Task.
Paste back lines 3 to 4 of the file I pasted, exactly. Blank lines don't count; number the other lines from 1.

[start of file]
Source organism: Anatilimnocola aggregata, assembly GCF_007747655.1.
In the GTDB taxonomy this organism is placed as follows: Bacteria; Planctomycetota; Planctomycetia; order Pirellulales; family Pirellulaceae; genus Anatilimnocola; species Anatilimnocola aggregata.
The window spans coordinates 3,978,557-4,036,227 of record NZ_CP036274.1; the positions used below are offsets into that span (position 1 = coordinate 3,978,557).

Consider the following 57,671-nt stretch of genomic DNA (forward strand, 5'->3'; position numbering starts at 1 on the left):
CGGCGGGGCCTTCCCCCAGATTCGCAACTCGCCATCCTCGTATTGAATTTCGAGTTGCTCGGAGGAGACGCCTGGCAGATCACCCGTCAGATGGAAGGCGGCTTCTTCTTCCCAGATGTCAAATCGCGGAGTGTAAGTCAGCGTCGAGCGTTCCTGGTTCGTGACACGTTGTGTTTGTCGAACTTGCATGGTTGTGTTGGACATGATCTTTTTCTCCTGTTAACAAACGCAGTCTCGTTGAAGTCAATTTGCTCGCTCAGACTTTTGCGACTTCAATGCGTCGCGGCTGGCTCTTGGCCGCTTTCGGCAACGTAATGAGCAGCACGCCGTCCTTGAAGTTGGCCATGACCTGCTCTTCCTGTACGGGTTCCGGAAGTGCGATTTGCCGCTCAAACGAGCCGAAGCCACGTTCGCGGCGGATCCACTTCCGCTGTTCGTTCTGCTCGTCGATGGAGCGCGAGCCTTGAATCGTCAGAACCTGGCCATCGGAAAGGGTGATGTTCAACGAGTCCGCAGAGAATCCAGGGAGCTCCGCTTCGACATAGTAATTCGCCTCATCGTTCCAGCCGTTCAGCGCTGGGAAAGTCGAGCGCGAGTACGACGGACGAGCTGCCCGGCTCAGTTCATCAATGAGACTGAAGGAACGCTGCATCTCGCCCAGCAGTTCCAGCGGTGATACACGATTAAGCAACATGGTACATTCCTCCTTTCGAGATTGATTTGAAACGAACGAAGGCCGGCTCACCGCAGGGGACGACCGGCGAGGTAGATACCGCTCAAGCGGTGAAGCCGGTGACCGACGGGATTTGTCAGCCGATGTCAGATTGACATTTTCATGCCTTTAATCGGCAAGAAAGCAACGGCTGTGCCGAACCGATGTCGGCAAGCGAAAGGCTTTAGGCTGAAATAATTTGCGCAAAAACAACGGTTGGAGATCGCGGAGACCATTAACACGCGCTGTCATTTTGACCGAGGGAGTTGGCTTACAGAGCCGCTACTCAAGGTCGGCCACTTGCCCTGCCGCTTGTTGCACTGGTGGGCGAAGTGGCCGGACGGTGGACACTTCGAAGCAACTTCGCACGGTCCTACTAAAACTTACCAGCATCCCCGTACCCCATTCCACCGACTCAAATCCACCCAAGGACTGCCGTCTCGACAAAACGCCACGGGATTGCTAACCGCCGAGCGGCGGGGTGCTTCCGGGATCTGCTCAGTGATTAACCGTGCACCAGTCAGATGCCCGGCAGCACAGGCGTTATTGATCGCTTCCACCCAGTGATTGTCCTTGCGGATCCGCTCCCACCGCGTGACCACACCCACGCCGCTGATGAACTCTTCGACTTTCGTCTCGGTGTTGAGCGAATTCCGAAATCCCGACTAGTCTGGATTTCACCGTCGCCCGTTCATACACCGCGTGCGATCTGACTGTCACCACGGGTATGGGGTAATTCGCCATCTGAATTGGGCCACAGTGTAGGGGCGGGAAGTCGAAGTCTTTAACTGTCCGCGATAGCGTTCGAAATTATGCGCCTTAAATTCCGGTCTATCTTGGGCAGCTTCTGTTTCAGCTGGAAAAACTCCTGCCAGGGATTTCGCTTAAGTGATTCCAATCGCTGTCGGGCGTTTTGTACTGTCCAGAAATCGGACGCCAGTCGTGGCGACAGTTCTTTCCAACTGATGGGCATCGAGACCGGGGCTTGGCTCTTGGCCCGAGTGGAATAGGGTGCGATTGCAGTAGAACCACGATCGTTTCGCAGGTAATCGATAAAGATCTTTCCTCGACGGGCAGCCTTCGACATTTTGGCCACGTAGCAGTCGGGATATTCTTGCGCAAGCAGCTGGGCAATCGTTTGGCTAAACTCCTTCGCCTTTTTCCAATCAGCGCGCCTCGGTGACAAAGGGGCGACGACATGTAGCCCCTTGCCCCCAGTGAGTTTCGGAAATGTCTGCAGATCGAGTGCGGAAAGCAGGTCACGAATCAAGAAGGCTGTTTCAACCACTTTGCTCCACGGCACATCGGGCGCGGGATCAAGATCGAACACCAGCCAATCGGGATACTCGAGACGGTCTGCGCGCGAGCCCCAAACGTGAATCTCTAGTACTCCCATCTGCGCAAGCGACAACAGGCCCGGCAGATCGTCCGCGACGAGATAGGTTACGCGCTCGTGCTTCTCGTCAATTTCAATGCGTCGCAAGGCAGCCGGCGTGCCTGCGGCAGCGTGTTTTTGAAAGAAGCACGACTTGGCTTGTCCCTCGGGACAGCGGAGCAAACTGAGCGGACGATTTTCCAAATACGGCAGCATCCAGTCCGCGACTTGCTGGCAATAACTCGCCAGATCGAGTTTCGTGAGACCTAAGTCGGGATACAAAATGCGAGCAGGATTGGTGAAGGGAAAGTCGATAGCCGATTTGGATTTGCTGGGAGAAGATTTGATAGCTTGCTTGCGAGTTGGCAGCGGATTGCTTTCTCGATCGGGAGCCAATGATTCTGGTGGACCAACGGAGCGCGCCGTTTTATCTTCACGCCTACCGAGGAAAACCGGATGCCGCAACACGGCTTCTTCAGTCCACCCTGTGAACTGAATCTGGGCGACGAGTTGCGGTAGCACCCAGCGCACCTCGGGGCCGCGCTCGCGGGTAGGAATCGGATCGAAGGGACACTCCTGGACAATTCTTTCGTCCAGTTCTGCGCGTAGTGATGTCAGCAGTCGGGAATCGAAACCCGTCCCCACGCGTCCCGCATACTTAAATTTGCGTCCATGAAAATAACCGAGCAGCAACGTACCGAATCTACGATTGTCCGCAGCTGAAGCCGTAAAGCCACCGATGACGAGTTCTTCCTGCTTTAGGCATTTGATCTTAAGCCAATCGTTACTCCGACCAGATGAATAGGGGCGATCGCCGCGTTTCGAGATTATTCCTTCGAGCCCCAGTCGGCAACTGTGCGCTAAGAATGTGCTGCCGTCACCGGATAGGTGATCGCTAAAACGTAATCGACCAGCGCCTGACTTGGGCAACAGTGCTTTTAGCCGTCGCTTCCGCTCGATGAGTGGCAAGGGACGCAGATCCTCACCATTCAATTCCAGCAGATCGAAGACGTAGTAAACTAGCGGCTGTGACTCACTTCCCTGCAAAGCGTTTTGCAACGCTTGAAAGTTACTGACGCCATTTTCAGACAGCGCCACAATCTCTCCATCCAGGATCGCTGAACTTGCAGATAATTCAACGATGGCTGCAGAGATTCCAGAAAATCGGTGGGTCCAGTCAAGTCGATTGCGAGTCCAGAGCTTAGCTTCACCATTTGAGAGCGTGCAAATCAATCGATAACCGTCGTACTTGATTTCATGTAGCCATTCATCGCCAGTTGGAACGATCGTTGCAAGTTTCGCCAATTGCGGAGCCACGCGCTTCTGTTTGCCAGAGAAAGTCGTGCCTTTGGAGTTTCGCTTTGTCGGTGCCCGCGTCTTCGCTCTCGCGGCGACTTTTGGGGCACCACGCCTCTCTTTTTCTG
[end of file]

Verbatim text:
The window spans coordinates 3,978,557-4,036,227 of record NZ_CP036274.1; the positions used below are offsets into that span (position 1 = coordinate 3,978,557).

Consider the following 57,671-nt stretch of genomic DNA (forward strand, 5'->3'; position numbering starts at 1 on the left):